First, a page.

The variety and uniqueness of the ministries of spiritual directors is as diverse as the individuals themselves. LifeHouse Ministries, that Cathy directs, is one of those. I first met Cathy about 5 years ago when we were in school together at Garrett Evangelical Theological Seminary. I was blessed to witness the birthing of this ministry and am excited to have her share a part of her story and the story of the emergence of this ministry with us. She is a United Methodist Deacon, wife and mom, and spiritual director at LifeHouse Ministries in the Ruston, Louisiana community.
Jane – Cathy, what was your first introduction to spiritual direction? Where did your journey begin?
Cathy - My first introduction to spiritual direction was in my Spiritual Direction seminary course I took at Garrett-Evangelical Theological Seminary in January 2008. It was on the first day of that class with my instructor, Diane Stephens that I realized spiritual direction had been a part of my life since I was a teenager – I just didn’t have language to name it. As a teen, I had an amazing counselor, Ruby, who listened to me as a spiritual director listens – and in retrospect, I see that my
Jane - Tell me about your path that brought you from your introduction to spiritual direction to your ministry of spiritual direction and creativity.
Cathy - I was enrolled in Garrett, and my course work was a challenging combination of discussions in theology, writing, prayer, and formational work. My reading assignments challenged me to think of ways to establish Christian community beyond the local church and the forthcoming need for community and healing in the lives of persons who aren’t coming to our churches. My time in Chicago in particular opened my eyes to the need in our human family for real community and a healing relationship with God - and much of my course work brought me to a new place in my soul with God. I began to envision this place in the community where people could come to find respite and rest for their soul, body and mind – a place where people could come into the quiet and experience God in non-traditional ways. At the same time, I was having dreams that made me aware of a transformation happening in my own soul that brought forth liberation in my very life and personal relationships. I carefully wrote about all of my experiences and ideas in my journal, and through it all, LifeHouse Ministries was birthed! Perhaps LifeHouse came from my own inner healing and my desire is to now be a “wounded healer” as Henri Nouwen would say. I offer spiritual direction and movement classes at LifeHouse and I am blessed to journey with several people who are called to this deep interior work. I have to say that my training as a spiritual director has enabled me to be a better wife and mom, especially when listening for the soul of my precious husband and children and ministering to them in our home.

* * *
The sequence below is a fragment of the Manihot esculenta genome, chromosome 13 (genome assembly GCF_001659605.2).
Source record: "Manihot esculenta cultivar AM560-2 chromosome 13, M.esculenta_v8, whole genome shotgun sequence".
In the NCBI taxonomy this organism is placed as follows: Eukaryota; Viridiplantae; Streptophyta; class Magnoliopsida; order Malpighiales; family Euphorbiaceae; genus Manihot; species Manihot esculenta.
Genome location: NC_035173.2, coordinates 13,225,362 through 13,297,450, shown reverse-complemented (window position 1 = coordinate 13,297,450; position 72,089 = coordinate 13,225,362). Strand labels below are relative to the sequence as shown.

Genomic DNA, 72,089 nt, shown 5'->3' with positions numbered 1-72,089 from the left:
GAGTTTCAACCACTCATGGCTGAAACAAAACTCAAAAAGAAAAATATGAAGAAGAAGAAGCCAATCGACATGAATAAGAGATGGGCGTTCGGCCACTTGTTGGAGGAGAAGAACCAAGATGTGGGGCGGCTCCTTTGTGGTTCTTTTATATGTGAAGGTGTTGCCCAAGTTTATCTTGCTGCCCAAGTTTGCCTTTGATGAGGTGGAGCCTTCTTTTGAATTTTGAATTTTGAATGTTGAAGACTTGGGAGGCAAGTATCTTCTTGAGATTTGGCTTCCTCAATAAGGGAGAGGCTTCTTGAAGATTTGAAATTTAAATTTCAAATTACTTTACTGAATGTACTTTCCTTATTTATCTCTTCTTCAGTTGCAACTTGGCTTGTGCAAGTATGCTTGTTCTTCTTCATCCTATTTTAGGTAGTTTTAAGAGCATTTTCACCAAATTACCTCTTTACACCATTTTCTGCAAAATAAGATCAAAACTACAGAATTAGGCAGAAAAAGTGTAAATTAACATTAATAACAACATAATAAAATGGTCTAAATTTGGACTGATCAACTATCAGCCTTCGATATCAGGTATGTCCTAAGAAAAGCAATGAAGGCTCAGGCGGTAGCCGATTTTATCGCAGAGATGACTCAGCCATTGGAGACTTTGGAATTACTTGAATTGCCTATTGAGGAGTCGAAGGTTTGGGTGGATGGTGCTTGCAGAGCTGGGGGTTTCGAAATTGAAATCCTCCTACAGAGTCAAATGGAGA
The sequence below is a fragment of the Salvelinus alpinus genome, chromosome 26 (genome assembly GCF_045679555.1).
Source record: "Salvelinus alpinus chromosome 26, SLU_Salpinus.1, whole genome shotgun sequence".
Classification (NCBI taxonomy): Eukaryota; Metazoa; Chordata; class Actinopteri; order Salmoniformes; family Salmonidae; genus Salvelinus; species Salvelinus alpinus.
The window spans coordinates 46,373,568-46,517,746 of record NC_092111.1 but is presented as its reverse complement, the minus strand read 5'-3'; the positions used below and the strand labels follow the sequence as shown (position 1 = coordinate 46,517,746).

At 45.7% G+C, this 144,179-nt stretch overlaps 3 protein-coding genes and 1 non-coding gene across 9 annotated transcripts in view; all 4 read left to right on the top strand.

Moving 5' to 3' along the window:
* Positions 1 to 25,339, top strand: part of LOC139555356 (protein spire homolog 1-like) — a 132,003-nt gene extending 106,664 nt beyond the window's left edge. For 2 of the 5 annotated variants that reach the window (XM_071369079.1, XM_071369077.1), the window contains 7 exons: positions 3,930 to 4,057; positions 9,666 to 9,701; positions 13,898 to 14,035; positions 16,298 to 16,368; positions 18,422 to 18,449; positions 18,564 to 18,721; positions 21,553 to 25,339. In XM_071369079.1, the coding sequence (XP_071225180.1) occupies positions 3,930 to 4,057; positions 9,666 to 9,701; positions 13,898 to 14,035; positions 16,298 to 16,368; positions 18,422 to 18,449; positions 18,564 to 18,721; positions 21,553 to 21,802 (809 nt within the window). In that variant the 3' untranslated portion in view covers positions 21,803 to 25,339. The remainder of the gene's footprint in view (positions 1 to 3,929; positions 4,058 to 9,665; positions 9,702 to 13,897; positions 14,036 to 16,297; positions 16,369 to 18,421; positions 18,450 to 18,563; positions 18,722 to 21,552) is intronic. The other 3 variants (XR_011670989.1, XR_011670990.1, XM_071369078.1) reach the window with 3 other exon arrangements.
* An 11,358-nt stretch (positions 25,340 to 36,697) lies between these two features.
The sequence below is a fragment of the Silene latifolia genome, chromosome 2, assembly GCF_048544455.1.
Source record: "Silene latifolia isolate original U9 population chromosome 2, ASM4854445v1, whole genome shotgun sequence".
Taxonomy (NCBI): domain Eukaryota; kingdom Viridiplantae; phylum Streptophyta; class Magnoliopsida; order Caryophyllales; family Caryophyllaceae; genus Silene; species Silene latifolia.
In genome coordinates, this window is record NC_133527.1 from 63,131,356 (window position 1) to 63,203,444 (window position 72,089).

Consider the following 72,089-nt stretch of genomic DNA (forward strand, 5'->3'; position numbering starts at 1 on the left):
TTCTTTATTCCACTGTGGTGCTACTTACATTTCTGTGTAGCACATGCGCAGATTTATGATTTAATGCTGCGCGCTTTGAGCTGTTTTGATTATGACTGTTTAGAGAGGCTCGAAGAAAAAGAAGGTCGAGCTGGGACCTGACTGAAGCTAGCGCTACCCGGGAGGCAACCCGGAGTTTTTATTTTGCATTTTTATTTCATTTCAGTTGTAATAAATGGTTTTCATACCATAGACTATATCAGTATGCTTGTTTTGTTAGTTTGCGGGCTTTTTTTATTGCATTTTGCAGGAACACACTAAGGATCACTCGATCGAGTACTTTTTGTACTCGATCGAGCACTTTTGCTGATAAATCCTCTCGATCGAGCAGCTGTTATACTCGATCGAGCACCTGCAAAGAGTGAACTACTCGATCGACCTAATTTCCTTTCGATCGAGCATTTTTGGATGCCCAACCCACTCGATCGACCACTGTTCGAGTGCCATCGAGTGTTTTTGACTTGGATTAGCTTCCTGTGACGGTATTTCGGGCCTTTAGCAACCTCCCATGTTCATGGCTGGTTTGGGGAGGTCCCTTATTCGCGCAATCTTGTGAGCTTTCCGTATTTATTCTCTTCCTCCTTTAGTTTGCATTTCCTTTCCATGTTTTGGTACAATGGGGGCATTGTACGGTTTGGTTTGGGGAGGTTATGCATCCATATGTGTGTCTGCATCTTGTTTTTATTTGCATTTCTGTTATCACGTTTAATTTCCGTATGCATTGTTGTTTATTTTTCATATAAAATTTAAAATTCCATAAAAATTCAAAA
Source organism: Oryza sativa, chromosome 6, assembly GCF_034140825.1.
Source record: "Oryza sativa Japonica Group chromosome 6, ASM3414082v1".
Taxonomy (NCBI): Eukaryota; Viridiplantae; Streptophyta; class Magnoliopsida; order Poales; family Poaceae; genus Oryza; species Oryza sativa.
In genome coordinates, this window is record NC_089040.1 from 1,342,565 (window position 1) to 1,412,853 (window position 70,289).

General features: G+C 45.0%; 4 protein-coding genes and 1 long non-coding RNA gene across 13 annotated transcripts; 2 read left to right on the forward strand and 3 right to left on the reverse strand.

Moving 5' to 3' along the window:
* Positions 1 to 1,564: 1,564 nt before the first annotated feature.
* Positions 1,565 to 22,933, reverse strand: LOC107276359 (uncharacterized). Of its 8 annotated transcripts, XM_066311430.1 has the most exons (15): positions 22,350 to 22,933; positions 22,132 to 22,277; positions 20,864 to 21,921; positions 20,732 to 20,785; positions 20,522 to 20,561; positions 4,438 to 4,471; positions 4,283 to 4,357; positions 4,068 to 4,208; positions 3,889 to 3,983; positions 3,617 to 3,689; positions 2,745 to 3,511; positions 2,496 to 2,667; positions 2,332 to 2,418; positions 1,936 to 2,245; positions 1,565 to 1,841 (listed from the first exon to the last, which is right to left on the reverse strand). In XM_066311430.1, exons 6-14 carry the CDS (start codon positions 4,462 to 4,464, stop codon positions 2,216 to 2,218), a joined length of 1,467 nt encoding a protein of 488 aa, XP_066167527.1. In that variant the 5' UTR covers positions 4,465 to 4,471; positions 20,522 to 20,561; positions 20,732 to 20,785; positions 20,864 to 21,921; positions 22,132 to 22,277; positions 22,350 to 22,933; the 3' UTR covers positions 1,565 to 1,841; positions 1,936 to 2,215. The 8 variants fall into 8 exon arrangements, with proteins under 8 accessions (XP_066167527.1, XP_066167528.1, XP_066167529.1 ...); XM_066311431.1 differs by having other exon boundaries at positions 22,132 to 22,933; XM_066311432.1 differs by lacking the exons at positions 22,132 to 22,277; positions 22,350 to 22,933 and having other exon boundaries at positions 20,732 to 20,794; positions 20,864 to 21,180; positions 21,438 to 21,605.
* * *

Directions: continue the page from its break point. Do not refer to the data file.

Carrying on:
Jane -What has been the most influential reading that helped form your journey? What are you reading today?
Cathy - The most influential readings for me have been Christian Meditation and Inner Healing by Dwight Judy, A Hidden Wholeness by Parker Palmer, To Pray and To Love by Roberta Bondi, The Company of Strangers by Parker Palmer, Deep Economy by Bill McKibban, Calendar: Christ’s Time for the Church by Lawrence Stookey, and Inner Compass by Margaret Silf. Right now I am reading/practicing simplifying the Soul by Paula Huston and I am also reading St. Hildegard of Bingen: Doctor of the Church by Carmen Acevedo Butcher and Acedia and Me by Kathleen Norris.
Jane - If you could travel back to any period in the history of Christian spirituality, knowing what you know today, when would that be and what spiritual leader would you most want to encounter and spend time with? … and why?
Cathy – I would want to travel back to be with Hildegard of Bingen of the 12 century. She is my patron Saint – even though I am not a practicing Catholic! Hildegard was a Benedictine abbess, Christian mystic, artist, theologian, preacher, writer, dietician, naturalist, healer, and musician who lived middle ages. She is about 870 years older than I am; yet from my studies of her life and works, she feels very much like a contemporary – and certainly she is my sister. She lived a life of humility and total dependence on God, as she learned to be in constant communion with God and seemed to utilize each and every gift that God placed in her being for God’s glory and purposes. She was highly creative in writing symphonies and poetry, painting her visions, discovering ways to heal physical ailments in natural ways. She was also an intellect who inspired the priests, nuns, and emperors of her day, and she corresponded with many men and women in leadership positions about politics and religion. She was a strong woman who stood her ground in her beliefs and trusted God more than any human. She founded two abbeys along the way and lived a full life of caring for and listening to others until her death at age 81. Hildegard deeply inspires me to surrender to “The Living Light” as she referred to God, so as not to waste any time in fulfilling the work that God has called me to in my time on this earth. Her amazing life reminds me that truly there are no limits for God, and when we can allow God’s power to flow in and through our lives, then our lives, too, can be lived without limits for God’s glory! So to answer the question completely, I would want to learn from Hildegard up close and personal, so she could be my mentor, my spiritual director, and friend. And I would be able to watch her as a living example in the flesh how it looks to live a disciplined, fruitful life every day.